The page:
Friday, November 21, 2014
The “Faith Meets World” link on my sidebar connects me with a friend recently encountered over the Internet, a place where his thoughts encourage discussion concerning Biblical matters and the two of thus far fairly close in our theology. He lives in England. His denominational preference is yet unknown to me and, in truth, doesn’t matter to this old man. We talk “of” Christ, “in” Christ, and “seek” Christ as a Resurrection still leading us in this journey we have undertaken. His latest post, however, has me searching, both the Book and the Spirit’s influence, in how to respond to the subject brought forth. Is God “fear”, or is He “love”? Should we simply scrap the image that comes to us via the Old Testament and replace them with New Testament verses that express His character in much more attractive terms? For me, it’s not so much whether the Creator “is” any particular attribute (How can we separate Him into individual units of anything?), but rather how He is “to be received” by us in so far as any relationship attempted in this life as it comes to us. There are those who think Him “evil”, in the sense that natural disasters occur, seemingly with His consent. Hitlers, serial killers, and child molesters are cancers, not divinely eradicated, but brought to judgment only in as much as we, ourselves, attack the disease. The question, therefore, as I see it, becomes “How has He been taught to us by the Church and by those who claim membership within the faith”, for all we possess other than that is what our environment, our culture, and our history has reinforced in our brain. When Rob suggests that the Old Testament portrait of God is not there to tell us what He is like, but “to show us that this is how we humans, in our fallen, damaged, fearful state, see God”, projecting “our fears onto him and assuming that he is angry and to be feared”; and thus, in believing such lie, “we actually keep ourselves locked into that fear-filled condition”, I personally find him “right on the mark”, but ask myself why it is so. There most certainly is that aspect of the Father which is to be held in reverence, a knowledge of Him that recognizes Him in all His potential; but there is also the possibility of our gaining “merger”, if only temporarily, wherein we might also be convinced that we are, indeed, His children, able to come unto Him just as we are if we will but surrender all into His arms…….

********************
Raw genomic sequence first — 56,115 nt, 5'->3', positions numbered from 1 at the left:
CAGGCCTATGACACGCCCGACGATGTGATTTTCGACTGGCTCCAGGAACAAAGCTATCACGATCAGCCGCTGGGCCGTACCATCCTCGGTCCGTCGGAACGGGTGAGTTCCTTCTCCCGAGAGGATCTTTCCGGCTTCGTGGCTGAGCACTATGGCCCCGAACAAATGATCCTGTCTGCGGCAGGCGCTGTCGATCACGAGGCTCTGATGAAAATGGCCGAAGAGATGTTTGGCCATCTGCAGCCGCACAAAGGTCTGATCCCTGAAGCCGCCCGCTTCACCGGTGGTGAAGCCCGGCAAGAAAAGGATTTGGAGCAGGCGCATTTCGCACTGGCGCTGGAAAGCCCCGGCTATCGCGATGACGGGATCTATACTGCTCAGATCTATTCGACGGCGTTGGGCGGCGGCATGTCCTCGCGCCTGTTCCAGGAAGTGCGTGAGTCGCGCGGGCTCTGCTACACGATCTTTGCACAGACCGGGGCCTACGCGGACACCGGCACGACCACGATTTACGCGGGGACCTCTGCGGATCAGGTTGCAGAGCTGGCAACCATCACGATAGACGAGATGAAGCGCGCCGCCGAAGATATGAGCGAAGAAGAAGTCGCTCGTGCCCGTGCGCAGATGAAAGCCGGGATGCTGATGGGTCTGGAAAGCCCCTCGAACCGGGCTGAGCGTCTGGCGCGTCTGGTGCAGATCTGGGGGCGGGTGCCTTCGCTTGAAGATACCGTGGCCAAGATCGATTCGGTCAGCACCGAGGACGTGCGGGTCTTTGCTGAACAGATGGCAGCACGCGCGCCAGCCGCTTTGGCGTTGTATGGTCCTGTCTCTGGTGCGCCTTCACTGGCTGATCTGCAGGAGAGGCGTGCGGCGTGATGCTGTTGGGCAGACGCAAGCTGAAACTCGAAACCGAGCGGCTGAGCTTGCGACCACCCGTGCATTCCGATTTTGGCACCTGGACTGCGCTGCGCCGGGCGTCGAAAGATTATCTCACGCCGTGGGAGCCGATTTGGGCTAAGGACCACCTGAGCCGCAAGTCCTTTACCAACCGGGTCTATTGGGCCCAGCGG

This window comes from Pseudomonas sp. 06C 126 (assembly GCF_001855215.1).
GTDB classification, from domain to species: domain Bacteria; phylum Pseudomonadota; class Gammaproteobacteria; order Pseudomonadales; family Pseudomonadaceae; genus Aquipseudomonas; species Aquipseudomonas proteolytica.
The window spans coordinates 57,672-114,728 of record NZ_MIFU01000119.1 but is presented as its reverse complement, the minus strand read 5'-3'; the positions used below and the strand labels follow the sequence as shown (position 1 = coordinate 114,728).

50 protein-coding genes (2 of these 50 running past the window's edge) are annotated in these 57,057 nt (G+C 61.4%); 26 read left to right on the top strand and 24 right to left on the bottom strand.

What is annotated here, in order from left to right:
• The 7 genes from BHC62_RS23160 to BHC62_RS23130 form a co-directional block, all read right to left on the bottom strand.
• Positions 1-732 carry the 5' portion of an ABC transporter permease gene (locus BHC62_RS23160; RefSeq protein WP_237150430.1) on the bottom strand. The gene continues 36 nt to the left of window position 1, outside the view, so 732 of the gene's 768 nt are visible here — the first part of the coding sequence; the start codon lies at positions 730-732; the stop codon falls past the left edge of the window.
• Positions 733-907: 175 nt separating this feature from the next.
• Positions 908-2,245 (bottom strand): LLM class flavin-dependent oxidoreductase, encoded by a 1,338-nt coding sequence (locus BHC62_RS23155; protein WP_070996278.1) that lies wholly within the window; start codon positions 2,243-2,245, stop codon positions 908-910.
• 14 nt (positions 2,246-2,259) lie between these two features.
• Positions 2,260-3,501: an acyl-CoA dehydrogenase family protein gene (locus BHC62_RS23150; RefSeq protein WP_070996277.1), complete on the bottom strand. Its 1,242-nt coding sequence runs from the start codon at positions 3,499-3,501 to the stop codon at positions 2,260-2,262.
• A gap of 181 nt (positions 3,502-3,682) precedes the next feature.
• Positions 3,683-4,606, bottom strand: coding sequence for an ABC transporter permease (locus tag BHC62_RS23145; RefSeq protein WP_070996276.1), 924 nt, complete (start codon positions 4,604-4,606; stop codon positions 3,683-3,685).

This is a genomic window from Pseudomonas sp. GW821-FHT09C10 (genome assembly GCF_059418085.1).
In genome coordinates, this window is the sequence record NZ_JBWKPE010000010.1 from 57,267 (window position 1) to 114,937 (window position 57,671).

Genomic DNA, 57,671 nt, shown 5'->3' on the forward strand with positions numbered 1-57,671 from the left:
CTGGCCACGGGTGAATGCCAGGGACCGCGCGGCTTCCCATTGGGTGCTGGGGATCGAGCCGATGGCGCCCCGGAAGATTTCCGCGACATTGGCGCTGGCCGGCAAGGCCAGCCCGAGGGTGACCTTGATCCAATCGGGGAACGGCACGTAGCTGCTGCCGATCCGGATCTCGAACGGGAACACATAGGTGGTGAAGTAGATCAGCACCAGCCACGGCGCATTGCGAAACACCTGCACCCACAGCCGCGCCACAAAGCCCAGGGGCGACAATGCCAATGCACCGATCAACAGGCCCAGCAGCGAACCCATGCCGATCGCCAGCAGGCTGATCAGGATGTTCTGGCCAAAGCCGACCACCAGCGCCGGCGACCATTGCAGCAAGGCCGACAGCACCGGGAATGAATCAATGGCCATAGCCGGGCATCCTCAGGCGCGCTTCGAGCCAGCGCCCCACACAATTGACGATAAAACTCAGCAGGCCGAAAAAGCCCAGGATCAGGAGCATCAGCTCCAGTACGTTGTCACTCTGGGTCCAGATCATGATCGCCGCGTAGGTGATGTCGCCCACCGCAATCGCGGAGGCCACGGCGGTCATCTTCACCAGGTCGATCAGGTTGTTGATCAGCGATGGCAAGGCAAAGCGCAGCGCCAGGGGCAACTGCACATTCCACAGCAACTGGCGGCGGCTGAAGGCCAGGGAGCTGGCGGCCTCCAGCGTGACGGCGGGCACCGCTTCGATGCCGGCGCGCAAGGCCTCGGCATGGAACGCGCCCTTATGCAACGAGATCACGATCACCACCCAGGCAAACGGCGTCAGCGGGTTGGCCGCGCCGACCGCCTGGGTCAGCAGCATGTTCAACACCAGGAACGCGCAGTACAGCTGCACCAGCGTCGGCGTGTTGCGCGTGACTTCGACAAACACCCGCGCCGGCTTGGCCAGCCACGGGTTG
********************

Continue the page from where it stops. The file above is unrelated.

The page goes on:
Posted by Jim at 11:35 AM